Sorry if im misinterpreting it.

  • Dhruv Patwa

    I tried doing the calculator problem given in this tutorial using struct.The program is running but not giving expected results by operators, Eg.It may show 2+3=1589432.I tried a lot but could not spot the problem in the code . could you please help me out.Here is my code

    thanks in advance.

    • nascardriver

      Line 12, 14: Those '\n' don't do anything, remove them.
      Line 25 and 27 never run, you're using uninitialized variables. Define `x` and `y` before the `switch` or use `values.integer` directly.

      Make sure you enabled compiler warnings. You compiler should have warned you about both issues.

      • Dhruv Patwa

        yeah it worked! thanks. But I could still not understand what was the problem if i am defining the variables inside switch .

        • nascardriver

          Nothing outside of cases gets executed.

          This program doesn't print anything. Line 24-27 in your code never ran. You are allowed to declare variables outside of cases, but they won't be initialized.

  • Is it bad practice to put the case conditions in brackets like a so:


  • ayush jain

    but, since variables are created when the block begins why can not be intialized then only and be in scope after its declaration ..

  • Vova

    Hi there,
    In the examle concerning case labels I spotted a semicolon at the end:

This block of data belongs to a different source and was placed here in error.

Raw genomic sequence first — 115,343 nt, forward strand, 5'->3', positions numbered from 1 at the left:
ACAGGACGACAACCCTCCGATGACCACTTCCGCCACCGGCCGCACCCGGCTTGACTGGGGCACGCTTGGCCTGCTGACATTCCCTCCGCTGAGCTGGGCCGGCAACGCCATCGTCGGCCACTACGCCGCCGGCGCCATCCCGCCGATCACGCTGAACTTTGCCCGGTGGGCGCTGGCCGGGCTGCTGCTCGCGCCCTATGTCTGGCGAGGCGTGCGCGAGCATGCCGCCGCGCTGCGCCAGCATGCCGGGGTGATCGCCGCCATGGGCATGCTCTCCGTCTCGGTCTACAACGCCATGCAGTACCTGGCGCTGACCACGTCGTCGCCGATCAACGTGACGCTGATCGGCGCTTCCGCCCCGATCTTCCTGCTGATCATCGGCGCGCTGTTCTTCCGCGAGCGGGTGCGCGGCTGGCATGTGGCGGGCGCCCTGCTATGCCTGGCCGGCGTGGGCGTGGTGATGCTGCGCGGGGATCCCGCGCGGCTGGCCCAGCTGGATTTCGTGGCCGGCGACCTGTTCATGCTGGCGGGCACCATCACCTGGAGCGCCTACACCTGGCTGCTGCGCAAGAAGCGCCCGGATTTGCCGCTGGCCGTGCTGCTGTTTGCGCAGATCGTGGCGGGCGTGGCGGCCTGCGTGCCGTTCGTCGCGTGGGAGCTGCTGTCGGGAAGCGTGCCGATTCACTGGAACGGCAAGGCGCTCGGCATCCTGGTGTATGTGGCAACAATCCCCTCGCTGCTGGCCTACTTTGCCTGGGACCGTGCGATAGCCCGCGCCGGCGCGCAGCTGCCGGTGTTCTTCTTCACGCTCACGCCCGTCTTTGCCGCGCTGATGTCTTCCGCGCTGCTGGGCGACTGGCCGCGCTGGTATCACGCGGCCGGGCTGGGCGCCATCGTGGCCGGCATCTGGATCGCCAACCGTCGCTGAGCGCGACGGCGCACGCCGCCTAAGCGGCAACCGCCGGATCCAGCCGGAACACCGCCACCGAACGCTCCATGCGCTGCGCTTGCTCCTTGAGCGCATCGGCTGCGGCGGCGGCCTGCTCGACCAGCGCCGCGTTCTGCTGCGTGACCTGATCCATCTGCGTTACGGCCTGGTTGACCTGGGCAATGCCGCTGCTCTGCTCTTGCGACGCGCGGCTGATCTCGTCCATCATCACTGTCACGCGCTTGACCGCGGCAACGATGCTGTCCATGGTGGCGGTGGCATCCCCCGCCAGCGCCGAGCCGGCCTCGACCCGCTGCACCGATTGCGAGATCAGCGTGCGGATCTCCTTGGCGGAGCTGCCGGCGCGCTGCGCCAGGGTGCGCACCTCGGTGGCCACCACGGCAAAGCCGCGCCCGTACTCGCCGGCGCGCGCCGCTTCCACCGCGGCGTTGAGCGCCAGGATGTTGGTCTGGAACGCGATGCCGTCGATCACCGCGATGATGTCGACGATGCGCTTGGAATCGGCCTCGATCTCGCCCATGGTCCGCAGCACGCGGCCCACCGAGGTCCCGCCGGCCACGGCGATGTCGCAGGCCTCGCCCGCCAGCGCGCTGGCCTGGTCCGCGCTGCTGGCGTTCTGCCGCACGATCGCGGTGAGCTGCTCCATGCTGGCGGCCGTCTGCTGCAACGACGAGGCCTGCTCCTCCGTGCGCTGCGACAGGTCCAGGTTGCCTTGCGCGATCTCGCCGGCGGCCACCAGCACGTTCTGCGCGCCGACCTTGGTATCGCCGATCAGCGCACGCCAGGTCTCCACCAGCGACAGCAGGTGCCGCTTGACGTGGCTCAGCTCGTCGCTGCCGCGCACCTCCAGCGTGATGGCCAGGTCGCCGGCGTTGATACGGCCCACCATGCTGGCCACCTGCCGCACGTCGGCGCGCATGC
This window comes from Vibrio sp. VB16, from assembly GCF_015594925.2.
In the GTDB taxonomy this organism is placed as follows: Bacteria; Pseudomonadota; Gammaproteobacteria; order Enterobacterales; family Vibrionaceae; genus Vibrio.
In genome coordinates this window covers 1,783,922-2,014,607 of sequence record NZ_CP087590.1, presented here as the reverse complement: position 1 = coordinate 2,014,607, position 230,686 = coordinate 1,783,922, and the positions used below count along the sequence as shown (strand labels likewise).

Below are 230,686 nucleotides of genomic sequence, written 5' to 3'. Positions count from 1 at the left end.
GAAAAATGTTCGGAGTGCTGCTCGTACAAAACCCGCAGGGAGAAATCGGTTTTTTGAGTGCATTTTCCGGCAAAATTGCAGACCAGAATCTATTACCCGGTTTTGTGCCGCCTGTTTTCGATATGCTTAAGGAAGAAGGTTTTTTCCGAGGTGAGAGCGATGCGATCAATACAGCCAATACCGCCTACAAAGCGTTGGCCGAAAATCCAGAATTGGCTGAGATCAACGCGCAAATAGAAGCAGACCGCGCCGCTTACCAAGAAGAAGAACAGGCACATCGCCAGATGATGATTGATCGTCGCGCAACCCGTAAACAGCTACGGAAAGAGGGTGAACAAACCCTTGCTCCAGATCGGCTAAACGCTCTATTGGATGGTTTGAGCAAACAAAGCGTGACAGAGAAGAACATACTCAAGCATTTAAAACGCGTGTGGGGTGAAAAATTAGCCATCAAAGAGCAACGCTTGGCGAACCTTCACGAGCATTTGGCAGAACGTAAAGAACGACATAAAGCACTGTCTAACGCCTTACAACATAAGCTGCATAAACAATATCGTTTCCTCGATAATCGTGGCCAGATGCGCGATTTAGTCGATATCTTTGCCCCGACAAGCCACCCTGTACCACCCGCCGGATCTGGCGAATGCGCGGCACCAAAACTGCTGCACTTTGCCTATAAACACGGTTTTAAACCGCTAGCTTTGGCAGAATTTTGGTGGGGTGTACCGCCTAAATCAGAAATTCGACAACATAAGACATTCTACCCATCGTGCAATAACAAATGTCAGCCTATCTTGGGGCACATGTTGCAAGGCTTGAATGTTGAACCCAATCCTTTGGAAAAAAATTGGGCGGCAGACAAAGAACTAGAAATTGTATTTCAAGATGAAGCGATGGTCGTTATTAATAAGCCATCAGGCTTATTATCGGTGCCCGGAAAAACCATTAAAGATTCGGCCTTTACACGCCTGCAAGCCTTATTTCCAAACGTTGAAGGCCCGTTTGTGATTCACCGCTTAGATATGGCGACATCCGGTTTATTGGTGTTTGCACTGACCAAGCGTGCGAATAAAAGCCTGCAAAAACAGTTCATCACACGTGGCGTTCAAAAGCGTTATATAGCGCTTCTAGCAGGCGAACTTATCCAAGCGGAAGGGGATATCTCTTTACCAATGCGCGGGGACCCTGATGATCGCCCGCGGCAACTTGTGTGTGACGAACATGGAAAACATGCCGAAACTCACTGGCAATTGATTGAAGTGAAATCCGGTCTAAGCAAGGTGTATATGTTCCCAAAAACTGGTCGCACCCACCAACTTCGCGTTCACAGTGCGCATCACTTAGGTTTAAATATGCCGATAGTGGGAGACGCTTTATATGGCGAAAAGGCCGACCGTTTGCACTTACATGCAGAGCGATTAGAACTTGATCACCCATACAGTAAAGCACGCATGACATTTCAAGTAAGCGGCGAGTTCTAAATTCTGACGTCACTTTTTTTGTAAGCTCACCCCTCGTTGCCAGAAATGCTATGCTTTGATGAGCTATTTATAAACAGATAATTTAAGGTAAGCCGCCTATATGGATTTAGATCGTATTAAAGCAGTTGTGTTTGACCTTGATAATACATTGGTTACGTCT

switch (x)
        case 4:
        case 4:  // illegal -- already used value 4!
        case COLOR_BLUE: // illegal, COLOR_BLUE evaluates to 4!
    };                                                              <-- this one

    Is it necessary?

  • The "Case" statement makes the programs really easy!! I performed such a program of "Weekdays" by using CASE!

  • hellmet

    Why is this a compile error? I don't see a reason why C++ doesn't allow this? I mean the 'int k' is in the switch's block right?

    • `k` is visible in `case 1`, but the initialization of `k` is never performed. Control flow jumps from line 1 to line 8, ignoring everything in between. If you were to access `k` in `case 1`, it'd cause undefined behavior, because `k` is uninitialized.

      `a` is legal, because it doesn't have an initializer. It's immediately obvious that accessing `a` without writing first causes undefined behavior.

      `y` is legal for the same reason as `a`. `y` is accessible to all cases after `case 1`, but it's uninitialized. It's only `4` if `case 1` was matched and fell through.

      • hellmet

        I'm just confused as to why C++ would allow declaration but not definition in the block. I assumed that since the compiler can 'allocate space', why can't it just assign the value in the binary (I tried it with uniform initialization too)?

        • > I'm just confused as to why C++ would allow declaration but not definition in the block.

          Prints "3", right? No. This would be extremely confusing, so it's illegal. If a variable has an initializer, we should be safe to assume that the variable gets initialized. Variables get initialized when their definition is reached. `switch` is just a bunch of labels, all in the same scope. `x` is visible in the scope of the case, but control flow never reached `x` so it was never initialized.

          > why can't it just assign the value in the binary
          The value might be unknown at compile-time.
          The initialization might depend on something else to run first.